I know I know. The title sounds ridiculous. But it's not untrue. I managed to make my NextJS 20x faster by allowing the Express server, which handles NextJS, to cache the output in memory. And cache invalidation is not a problem.

Layers

My personal blog is a stack of layers:

KeyCDN --> Nginx (on my server) -> Express (same server) -> NextJS (inside Express)

And inside the NextJS code, to get the actual data, it uses HTTP to talk to a local Django server to get JSON based on data stored in a PostgreSQL database.

The problems I have are as follows:

  • The CDN sometimes asks for the same URL more than once when in theory you'd think it should be cached by them for a week. And if the traffic is high, my backend might get a stamping herd of requests until the CDN has warmed up.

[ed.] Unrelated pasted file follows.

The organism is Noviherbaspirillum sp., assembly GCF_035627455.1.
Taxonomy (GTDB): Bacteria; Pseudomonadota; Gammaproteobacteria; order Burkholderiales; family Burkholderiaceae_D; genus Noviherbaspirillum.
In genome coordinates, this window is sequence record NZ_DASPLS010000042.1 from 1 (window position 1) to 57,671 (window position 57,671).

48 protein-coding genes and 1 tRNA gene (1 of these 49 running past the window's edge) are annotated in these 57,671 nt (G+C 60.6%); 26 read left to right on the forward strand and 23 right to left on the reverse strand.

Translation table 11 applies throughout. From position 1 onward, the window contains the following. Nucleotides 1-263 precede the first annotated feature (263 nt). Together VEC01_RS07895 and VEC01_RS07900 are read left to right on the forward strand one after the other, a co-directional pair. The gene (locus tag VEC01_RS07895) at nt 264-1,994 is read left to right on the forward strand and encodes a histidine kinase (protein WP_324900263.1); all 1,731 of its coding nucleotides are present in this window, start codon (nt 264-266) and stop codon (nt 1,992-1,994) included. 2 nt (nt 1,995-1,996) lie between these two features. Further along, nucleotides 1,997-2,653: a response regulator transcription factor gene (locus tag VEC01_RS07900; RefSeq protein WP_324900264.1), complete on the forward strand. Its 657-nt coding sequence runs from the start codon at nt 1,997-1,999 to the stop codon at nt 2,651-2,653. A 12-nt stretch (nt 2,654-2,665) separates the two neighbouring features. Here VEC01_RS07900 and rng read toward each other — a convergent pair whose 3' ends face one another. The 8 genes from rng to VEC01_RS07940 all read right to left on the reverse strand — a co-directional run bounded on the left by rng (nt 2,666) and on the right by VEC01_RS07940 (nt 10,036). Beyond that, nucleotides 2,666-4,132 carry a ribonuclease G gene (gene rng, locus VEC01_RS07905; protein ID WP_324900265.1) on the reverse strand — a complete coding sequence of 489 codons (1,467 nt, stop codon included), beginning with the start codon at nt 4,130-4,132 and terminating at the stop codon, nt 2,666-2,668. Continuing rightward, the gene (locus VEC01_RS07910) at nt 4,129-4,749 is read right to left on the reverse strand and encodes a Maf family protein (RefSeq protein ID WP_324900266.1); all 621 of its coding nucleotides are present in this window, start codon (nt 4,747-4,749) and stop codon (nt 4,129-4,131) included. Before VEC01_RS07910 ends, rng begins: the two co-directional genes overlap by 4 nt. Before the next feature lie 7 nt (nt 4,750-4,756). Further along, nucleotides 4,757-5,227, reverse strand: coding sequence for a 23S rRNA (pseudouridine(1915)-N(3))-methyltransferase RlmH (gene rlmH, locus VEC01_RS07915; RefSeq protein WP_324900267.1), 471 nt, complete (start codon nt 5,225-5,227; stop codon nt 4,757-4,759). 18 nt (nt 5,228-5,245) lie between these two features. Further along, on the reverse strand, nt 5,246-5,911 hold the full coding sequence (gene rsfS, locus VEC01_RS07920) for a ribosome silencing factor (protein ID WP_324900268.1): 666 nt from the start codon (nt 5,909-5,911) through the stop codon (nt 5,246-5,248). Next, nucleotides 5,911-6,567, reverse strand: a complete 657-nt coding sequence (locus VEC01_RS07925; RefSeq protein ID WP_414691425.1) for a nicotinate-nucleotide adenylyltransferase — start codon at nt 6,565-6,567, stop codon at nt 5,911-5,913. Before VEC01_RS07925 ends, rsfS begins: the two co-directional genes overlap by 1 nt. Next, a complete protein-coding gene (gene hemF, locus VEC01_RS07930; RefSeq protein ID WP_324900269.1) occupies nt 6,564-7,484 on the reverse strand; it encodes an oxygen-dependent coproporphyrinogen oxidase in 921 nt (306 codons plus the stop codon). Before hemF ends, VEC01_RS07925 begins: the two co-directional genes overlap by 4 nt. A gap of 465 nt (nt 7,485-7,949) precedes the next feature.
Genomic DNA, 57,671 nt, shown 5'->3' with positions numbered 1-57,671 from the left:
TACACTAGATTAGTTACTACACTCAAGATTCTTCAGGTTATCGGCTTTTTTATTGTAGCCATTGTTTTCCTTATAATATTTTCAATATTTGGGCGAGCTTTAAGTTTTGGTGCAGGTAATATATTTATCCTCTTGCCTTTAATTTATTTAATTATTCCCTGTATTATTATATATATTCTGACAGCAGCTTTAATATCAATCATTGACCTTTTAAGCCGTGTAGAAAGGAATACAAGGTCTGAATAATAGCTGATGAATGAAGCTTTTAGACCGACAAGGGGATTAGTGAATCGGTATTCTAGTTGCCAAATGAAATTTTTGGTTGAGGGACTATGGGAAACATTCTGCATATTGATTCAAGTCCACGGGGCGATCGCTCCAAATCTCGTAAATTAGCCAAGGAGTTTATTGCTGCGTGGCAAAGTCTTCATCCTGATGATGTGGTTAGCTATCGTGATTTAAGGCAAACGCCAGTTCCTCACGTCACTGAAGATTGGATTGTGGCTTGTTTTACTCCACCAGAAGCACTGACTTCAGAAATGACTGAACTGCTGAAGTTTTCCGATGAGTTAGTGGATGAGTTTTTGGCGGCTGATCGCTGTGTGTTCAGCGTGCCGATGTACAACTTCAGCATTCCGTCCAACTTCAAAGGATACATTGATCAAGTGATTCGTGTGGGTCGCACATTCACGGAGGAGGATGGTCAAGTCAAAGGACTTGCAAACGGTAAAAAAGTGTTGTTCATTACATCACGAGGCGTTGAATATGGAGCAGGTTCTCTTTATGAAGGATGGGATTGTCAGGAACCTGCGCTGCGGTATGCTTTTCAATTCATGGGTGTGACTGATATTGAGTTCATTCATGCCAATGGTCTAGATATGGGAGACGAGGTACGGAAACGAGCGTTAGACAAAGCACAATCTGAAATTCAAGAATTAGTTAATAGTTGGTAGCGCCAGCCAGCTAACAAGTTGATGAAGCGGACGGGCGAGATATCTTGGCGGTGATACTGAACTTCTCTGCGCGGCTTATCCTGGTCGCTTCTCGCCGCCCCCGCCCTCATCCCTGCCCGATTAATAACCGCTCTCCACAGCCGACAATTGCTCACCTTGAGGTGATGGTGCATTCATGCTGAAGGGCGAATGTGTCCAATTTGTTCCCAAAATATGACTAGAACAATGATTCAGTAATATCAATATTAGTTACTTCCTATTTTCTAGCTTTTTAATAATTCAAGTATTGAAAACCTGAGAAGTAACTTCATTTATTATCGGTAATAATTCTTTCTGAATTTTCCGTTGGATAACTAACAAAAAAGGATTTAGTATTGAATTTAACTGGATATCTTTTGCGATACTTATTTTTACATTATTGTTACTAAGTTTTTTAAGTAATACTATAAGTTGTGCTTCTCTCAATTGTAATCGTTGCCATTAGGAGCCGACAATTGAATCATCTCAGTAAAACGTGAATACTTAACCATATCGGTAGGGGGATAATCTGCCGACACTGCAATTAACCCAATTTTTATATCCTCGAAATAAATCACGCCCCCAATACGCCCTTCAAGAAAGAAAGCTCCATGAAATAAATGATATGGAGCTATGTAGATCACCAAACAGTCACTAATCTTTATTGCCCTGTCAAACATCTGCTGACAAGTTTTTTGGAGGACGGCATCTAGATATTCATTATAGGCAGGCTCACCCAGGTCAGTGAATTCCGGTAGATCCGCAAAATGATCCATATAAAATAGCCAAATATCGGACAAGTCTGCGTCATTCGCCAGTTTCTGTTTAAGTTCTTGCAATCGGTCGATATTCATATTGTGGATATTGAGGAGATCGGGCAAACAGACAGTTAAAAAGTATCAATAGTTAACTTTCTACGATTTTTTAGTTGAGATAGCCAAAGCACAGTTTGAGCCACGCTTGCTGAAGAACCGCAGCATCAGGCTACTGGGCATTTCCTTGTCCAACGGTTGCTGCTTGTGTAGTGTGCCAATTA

• It's technically possible to bypass the CDN by going straight to the origin server.
  • NextJS is "slow" and the culprit is actually critters which computes the critical CSS inline and lazy-loads the rest.
  • Using Nginx to do in-memory caching (which is powerfully fast by the way) does not allow cache purging at all (unless you buy Nginx Plus)

I really like NextJS and it's a great developer experience. There are definitely many things I don't like about it, but that's more because my site isn't SPA'y enough to benefit from much of what NextJS has to offer. By the way, I blogged about rewriting my site in NextJS last year.

Quick detour about critters

If you're reading my blog right now in a desktop browser, right-click and view source and you'll find this: